Almond producer David Phippen doesn’t need to hear the latest predictions from agricultural economists to know that his industry is on the verge of losing its leading position in the global market.
He saw it happen during the COVID-19 pandemic in 2020, when ocean carriers discovered they could double the number of annual round trips – and profit margins higher – by sending empty containers back to Asia for more export goods instead of waiting. port here to be loaded with his almonds. Industry officials say almond exports are down about 13% this year.
“It’s all about the money,” said Phippen, 72, shaking his head in disgust on a recent hot, muggy morning. “After many years of thriving together, foreign shipping vessels have decided to stop serving us.”
Now, the powerhouse almond industry is in dire straits. About 7,600 farms in California produce 82% of the world’s almonds. But they don’t get paid until their products are distributed in strong markets like the European Union, China, India and the United Arab Emirates.
As a result, the prospect of a harvest of £2.8 billion this year – just £2.9 billion behind in 2021 and a record £3.1 billion in 2020 – has industry leaders both excited and nervous. . That’s because about 1.3 billion pounds of unsold almonds are still lying in piles at processing and packing facilities.
The problem comes at a time when inflation and historic drought are pushing water production and supply costs to all-time highs, and almond prices have fallen to an all-time low of around $2/ pounds.
It’s a dramatic reversal for the industry after four decades of relentless expansion across 1.6 million acres in California’s Agricultural Central Valley from Tehama County to southern Fresno County.
“We are experiencing a delivery and cash flow crisis,” said Aubrey Bettencourt, executive director of Almond Alliance of California. “From September to February, the almond industry lost $2 billion in value – that’s money that can’t be poured into our community.”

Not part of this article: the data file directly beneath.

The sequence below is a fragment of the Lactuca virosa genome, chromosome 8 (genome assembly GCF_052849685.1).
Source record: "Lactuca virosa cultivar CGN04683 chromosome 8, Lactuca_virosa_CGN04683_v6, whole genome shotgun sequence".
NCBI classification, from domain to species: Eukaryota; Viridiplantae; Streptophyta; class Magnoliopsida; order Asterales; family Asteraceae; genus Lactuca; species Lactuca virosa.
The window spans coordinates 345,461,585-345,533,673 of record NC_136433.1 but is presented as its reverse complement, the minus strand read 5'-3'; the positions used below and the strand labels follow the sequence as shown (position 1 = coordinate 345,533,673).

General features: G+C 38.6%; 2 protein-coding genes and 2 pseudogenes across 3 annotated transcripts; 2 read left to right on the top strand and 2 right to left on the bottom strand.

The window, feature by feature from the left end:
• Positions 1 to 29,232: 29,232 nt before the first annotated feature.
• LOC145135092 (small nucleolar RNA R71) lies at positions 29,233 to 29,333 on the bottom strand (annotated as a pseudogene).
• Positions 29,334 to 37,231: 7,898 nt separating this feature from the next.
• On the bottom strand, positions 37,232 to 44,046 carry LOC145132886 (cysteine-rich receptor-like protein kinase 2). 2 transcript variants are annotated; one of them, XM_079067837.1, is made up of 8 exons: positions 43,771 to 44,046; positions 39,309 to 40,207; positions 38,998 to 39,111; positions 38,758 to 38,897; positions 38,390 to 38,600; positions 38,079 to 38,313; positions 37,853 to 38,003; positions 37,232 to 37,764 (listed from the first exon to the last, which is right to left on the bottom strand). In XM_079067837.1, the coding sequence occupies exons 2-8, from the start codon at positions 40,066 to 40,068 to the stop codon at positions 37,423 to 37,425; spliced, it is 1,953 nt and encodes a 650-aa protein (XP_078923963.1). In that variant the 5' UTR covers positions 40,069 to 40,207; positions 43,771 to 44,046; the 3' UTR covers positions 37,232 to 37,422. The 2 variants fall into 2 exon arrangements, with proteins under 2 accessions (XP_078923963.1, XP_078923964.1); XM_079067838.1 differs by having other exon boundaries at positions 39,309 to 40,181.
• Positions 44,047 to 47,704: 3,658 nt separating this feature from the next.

“If we can’t solve this problem,” she added, “our product will be replaced by something else.”
It was a dilemma that David Phippen and his brother Scott, partners of Travaille & Phippen Inc., a family-owned growing, processing, packaging and selling business in Manteca, California, knew in advance. .
Scott Phippen, 68, said: “The big question from customers around the world these days is: When will we get the almonds?”
The bottleneck at the Port of Oakland, formerly the main gateway for Central California dried fruit and nuts exported to international markets, is expected to last for many months to come.
The good news, growers love to point out that nutrient-rich oval nuts have a shelf life of about two years.
As part of an effort to avoid being overwhelmed by new crops slated to arrive in September, Phippens is building a 40,000-square-foot warehouse and recently paid about $800,000 for 3,000 containers. new wood.
Inside a nearby processing facility, workers wearing gloves and hair wraps are checking the river of almonds that flow along a conveyor belt before they’re packed for shipping.
“We have a lot of almonds,” says David Phippen. “The point is to get them to people who will pay for them.”
Crispy nuts have come a long way since California pioneers in 1850 planted their first almond trees in Sacramento, Monterey, and Los Angeles.
The nuts didn’t become a snack product until 1968, when a cooperative convinced American Airlines to buy Blue Diamond Smokehouse Almonds to give away as in-flight pies.